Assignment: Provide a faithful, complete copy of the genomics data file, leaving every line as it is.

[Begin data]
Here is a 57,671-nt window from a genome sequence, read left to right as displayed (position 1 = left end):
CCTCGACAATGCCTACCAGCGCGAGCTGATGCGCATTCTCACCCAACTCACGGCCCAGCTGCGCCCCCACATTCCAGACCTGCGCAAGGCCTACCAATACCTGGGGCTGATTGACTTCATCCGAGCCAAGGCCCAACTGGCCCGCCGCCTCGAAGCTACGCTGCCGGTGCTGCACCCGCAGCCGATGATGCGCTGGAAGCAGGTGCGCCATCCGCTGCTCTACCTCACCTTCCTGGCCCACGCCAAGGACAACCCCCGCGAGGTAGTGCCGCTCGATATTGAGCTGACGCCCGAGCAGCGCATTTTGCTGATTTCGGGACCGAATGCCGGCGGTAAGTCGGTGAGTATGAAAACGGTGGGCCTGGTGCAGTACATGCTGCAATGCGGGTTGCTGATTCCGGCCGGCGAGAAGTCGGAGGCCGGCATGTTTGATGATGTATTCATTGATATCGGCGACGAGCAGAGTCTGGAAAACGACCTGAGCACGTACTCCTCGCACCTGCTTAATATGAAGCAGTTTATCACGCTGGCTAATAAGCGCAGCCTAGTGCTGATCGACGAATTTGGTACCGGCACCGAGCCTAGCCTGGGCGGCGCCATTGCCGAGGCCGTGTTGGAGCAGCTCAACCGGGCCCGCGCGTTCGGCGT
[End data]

Here is a 57,671-nt window from a genome sequence, read left to right as displayed (position 1 = left end):
CCTCGACAATGCCTACCAGCGCGAGCTGATGCGCATTCTCACCCAACTCACGGCCCAGCTGCGCCCCCACATTCCAGACCTGCGCAAGGCCTACCAATACCTGGGGCTGATTGACTTCATCCGAGCCAAGGCCCAACTGGCCCGCCGCCTCGAAGCTACGCTGCCGGTGCTGCACCCGCAGCCGATGATGCGCTGGAAGCAGGTGCGCCATCCGCTGCTCTACCTCACCTTCCTGGCCCACGCCAAGGACAACCCCCGCGAGGTAGTGCCGCTCGATATTGAGCTGACGCCCGAGCAGCGCATTTTGCTGATTTCGGGACCGAATGCCGGCGGTAAGTCGGTGAGTATGAAAACGGTGGGCCTGGTGCAGTACATGCTGCAATGCGGGTTGCTGATTCCGGCCGGCGAGAAGTCGGAGGCCGGCATGTTTGATGATGTATTCATTGATATCGGCGACGAGCAGAGTCTGGAAAACGACCTGAGCACGTACTCCTCGCACCTGCTTAATATGAAGCAGTTTATCACGCTGGCTAATAAGCGCAGCCTAGTGCTGATCGACGAATTTGGTACCGGCACCGAGCCTAGCCTGGGCGGCGCCATTGCCGAGGCCGTGTTGGAGCAGCTCAACCGGGCCCGCGCGTTCGGCGT